Although pica has become a common cultural practice worldwide and nationally, the prevalence of the disorder in the United States goes underreported, simply due to the embarrassing nature of stigma and negative stereotypes. Often, individuals who have become attached to eating dirt, ice, or chalk, suffer from the co-morbidity of other mental disorders, such as obsessive compulsive disorder (OCD), and may choose not to reveal these secret cravings because of their misconception that they will simply grow out of it.

There are four developmental stages of pica. However, pica in its most basic form can lead to an iron-deficiency, anemia, or lead poisoning.  Individuals who consume non-food items like rocks, dirt, or hair, also run the risk of bowel obstruction, which can lead to constipation or inflammation. It is also very harmful to have pica during pregnancy, as the consumption of these items prevents the body from absorbing the minerals and nutrients that a baby needs to develop. This can result in a premature birth, low body weight, and stillbirth.

It is important to understand that eating disorders exist in a variety of forms—it’s not simply about extreme dieting measures to lose weight or the practice of vomiting to purge the body of food for the same purpose. In itself, pica is, like other eating disorders, a mental issue because of the ways in which women’s consumption of items that are hazardous for the body becomes a natural routine. In our community, stigma and embarrassment is a leading factor for why ill patients refuse or deny medical help. A strong awareness of the self, education about health issues, and comprehension of the value of mental health, are necessary for communities of color to overcome health barriers.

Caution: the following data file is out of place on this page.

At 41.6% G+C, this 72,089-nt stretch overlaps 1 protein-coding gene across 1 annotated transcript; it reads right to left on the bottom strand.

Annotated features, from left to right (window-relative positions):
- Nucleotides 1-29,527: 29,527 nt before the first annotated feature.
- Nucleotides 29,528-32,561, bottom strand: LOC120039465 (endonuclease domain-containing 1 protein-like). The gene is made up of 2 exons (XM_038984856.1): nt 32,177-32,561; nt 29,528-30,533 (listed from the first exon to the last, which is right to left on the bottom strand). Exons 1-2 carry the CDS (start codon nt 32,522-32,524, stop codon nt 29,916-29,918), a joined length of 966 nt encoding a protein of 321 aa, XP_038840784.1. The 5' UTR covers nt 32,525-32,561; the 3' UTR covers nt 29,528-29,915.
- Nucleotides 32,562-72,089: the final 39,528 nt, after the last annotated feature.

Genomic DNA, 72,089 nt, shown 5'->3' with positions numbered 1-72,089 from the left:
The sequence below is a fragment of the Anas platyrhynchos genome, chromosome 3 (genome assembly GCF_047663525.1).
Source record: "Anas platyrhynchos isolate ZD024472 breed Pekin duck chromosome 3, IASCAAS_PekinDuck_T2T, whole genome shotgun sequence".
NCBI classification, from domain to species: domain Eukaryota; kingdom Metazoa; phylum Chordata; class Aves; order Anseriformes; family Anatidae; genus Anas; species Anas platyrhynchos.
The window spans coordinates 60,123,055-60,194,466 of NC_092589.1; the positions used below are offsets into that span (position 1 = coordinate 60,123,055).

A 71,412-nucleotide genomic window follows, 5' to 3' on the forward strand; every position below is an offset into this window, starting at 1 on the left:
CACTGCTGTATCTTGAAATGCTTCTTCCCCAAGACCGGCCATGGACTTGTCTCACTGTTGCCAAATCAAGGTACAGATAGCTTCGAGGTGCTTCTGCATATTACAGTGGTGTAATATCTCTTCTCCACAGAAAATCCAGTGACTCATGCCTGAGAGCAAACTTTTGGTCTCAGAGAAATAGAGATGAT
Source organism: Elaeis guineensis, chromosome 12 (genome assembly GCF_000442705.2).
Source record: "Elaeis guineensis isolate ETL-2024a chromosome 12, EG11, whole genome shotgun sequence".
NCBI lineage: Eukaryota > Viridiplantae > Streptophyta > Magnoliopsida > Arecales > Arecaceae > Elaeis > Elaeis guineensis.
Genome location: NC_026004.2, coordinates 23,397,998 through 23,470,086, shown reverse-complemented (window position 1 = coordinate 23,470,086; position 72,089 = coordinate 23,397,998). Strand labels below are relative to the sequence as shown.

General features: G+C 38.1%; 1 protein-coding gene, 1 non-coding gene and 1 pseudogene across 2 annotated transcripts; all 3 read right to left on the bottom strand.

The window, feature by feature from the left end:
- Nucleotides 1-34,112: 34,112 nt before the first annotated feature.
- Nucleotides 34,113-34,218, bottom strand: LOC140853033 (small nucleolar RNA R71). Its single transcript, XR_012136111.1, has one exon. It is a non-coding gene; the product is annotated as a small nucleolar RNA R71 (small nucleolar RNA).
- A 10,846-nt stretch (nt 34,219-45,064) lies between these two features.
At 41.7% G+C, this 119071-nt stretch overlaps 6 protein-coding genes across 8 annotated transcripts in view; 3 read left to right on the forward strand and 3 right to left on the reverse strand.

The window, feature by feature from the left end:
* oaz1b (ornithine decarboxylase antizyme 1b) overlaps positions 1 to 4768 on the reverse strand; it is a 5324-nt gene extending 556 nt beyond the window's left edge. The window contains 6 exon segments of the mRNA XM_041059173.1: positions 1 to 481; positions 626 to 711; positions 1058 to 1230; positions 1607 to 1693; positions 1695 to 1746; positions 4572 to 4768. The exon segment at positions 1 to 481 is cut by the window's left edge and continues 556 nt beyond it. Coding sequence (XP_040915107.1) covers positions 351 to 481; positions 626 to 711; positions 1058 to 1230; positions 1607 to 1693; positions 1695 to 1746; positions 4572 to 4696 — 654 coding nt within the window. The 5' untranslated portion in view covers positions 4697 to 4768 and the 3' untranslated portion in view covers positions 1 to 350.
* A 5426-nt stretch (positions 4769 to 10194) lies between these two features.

If you believe that you or a friend may be suffering from pica-like behaviors, it is important that you seek the medical attention of a healthcare professional. The most common treatments used for pica include nutritional supplements, prescribed medications for the mental disorder aspects of the disorder, psychological counseling, and behavior therapy.

Like Us On Facebook Follow Us On Twitter
  • Alexandra

    Wow! I’ve heard of eating disorders & abnormal ones, but this is my first time hearing of the word Pica.

    The only strange cravings I’ve heard people having were boogers (Tyra did a show on that), permanent markers or lotion. I never thought of dirt or feces also being a craving.
    And why do I think drug use could also be a possible factor to this? :-/

  • kendra

    omg so IT IS a real thing! This “eating disorder” has shown up in the behaviors of some of my family members. My mother and aunts tell stories of my grandmother being obssesed with eating dirt and clay because it’s “good for you”, my mother said. Apparently many people in my family had a thing for clay. Also my younger cousin was obssesed with eating toilet paper when she was younger. This is SO fascinating to know that these behaviors are possibly rooted in African cultural traditions. Hell, I just thought it was something my southern, country family made up! I am constantly being fascinated with the various elements of African culture that have lasted through many years in the Black community.

    great and interesting article!

  • BrittAH

    Though I am thankful for the educational awareness of this article, I will take it upon myself to clear up some errors.
    First, how is ice a non-food, non-ingestive item when all it is is frozen water?? I think ice should be removed from the list. Also starch and coffee grounds are both ingestive food items and should be removed as well. Granted, its weird to have cravings for these items (except ice because LOTS of people eat ice) but to say they are non-food, non-ingestive items is incorrect.

    That’s my 10 cents. Nice article though =)

  • Emelyne

    Great article, but it’s funny how compulsive overeating, the largest eating disorder worldwide, never gets mentioned as one.

  • Sammy23

    Love this and very informative! I was pregnant not to long ago and had strange cravings for chalk and wondered why!